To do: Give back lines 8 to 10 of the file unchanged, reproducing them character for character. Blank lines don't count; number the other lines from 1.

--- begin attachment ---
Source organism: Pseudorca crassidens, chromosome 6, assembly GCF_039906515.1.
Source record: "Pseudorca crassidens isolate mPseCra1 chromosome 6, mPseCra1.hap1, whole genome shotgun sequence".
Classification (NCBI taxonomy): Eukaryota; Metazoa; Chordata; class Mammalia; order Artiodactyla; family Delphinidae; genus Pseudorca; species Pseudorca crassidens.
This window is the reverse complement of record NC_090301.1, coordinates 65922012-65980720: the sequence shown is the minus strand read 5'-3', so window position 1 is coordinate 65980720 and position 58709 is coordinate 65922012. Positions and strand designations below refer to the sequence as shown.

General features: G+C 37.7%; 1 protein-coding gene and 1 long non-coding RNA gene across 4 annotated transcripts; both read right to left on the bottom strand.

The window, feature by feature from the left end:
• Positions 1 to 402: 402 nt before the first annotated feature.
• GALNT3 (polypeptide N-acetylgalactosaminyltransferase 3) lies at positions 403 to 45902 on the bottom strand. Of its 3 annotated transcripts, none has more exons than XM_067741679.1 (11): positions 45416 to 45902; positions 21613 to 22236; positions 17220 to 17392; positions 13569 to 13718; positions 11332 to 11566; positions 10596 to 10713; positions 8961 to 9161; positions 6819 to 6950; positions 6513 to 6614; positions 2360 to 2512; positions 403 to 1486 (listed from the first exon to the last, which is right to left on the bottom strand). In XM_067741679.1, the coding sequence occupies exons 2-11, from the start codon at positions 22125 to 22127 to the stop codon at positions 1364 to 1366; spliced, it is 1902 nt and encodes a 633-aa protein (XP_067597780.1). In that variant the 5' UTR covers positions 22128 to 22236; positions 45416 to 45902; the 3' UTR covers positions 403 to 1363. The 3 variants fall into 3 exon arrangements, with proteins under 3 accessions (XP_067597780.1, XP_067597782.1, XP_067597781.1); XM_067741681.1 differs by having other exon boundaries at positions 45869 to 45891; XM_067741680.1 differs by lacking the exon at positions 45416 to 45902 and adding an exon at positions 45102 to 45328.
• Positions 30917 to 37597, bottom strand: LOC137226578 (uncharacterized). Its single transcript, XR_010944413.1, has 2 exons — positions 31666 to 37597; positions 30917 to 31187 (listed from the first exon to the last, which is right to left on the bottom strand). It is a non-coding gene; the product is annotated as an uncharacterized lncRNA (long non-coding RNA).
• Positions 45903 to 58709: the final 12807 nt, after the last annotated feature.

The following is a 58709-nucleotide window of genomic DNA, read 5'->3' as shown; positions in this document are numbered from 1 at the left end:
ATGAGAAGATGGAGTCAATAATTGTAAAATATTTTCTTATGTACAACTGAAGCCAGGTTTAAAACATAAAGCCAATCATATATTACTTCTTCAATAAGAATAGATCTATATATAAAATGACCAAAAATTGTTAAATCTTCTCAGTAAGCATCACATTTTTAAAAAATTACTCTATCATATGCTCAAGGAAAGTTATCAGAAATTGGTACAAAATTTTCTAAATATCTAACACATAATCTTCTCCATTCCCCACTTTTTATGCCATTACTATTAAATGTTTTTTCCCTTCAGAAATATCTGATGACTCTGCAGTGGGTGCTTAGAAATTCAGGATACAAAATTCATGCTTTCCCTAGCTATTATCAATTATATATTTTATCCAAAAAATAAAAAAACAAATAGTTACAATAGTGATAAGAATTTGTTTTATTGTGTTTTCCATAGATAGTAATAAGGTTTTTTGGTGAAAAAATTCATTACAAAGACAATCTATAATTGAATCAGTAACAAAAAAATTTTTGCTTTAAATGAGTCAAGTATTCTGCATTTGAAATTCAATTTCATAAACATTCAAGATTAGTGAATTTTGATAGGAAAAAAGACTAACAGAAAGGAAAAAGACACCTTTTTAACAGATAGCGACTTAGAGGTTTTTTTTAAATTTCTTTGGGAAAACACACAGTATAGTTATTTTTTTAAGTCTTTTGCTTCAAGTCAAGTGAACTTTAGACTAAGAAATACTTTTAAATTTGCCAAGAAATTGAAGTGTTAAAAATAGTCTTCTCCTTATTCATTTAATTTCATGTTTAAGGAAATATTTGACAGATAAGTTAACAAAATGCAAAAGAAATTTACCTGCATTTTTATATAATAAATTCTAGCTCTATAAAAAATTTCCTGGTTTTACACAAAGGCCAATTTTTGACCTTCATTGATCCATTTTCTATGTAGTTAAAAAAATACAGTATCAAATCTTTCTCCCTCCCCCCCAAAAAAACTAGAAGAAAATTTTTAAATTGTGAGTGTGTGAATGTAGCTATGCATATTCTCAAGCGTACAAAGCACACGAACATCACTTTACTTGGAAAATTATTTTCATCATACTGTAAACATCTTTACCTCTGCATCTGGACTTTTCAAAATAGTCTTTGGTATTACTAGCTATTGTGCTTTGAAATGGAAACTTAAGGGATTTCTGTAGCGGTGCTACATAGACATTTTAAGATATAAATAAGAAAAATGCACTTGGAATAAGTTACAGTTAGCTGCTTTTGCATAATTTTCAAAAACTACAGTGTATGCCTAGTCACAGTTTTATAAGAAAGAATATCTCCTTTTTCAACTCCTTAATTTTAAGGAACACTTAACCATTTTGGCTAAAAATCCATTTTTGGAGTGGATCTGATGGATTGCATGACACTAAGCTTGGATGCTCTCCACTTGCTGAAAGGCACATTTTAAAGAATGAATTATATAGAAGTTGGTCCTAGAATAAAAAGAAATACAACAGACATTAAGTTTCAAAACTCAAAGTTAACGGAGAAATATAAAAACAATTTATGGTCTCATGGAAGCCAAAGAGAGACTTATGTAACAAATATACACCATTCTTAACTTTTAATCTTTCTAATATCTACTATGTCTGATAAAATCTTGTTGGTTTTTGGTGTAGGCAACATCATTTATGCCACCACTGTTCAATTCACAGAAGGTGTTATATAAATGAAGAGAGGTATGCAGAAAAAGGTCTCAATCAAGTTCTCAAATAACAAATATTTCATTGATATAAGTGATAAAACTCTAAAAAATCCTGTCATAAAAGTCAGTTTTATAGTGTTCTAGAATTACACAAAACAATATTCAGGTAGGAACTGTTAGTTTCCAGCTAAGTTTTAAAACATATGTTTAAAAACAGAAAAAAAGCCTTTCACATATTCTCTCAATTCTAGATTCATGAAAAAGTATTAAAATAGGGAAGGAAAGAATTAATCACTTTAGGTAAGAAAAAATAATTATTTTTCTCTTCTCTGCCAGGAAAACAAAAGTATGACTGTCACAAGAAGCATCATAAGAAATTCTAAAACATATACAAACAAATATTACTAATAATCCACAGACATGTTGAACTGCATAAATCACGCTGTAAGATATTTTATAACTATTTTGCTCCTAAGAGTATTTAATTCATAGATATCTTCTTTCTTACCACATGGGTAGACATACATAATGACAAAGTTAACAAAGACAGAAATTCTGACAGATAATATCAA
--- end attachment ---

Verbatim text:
• GALNT3 (polypeptide N-acetylgalactosaminyltransferase 3) lies at positions 403 to 45902 on the bottom strand. Of its 3 annotated transcripts, none has more exons than XM_067741679.1 (11): positions 45416 to 45902; positions 21613 to 22236; positions 17220 to 17392; positions 13569 to 13718; positions 11332 to 11566; positions 10596 to 10713; positions 8961 to 9161; positions 6819 to 6950; positions 6513 to 6614; positions 2360 to 2512; positions 403 to 1486 (listed from the first exon to the last, which is right to left on the bottom strand). In XM_067741679.1, the coding sequence occupies exons 2-11, from the start codon at positions 22125 to 22127 to the stop codon at positions 1364 to 1366; spliced, it is 1902 nt and encodes a 633-aa protein (XP_067597780.1). In that variant the 5' UTR covers positions 22128 to 22236; positions 45416 to 45902; the 3' UTR covers positions 403 to 1363. The 3 variants fall into 3 exon arrangements, with proteins under 3 accessions (XP_067597780.1, XP_067597782.1, XP_067597781.1); XM_067741681.1 differs by having other exon boundaries at positions 45869 to 45891; XM_067741680.1 differs by lacking the exon at positions 45416 to 45902 and adding an exon at positions 45102 to 45328.
• Positions 30917 to 37597, bottom strand: LOC137226578 (uncharacterized). Its single transcript, XR_010944413.1, has 2 exons — positions 31666 to 37597; positions 30917 to 31187 (listed from the first exon to the last, which is right to left on the bottom strand). It is a non-coding gene; the product is annotated as an uncharacterized lncRNA (long non-coding RNA).
• Positions 45903 to 58709: the final 12807 nt, after the last annotated feature.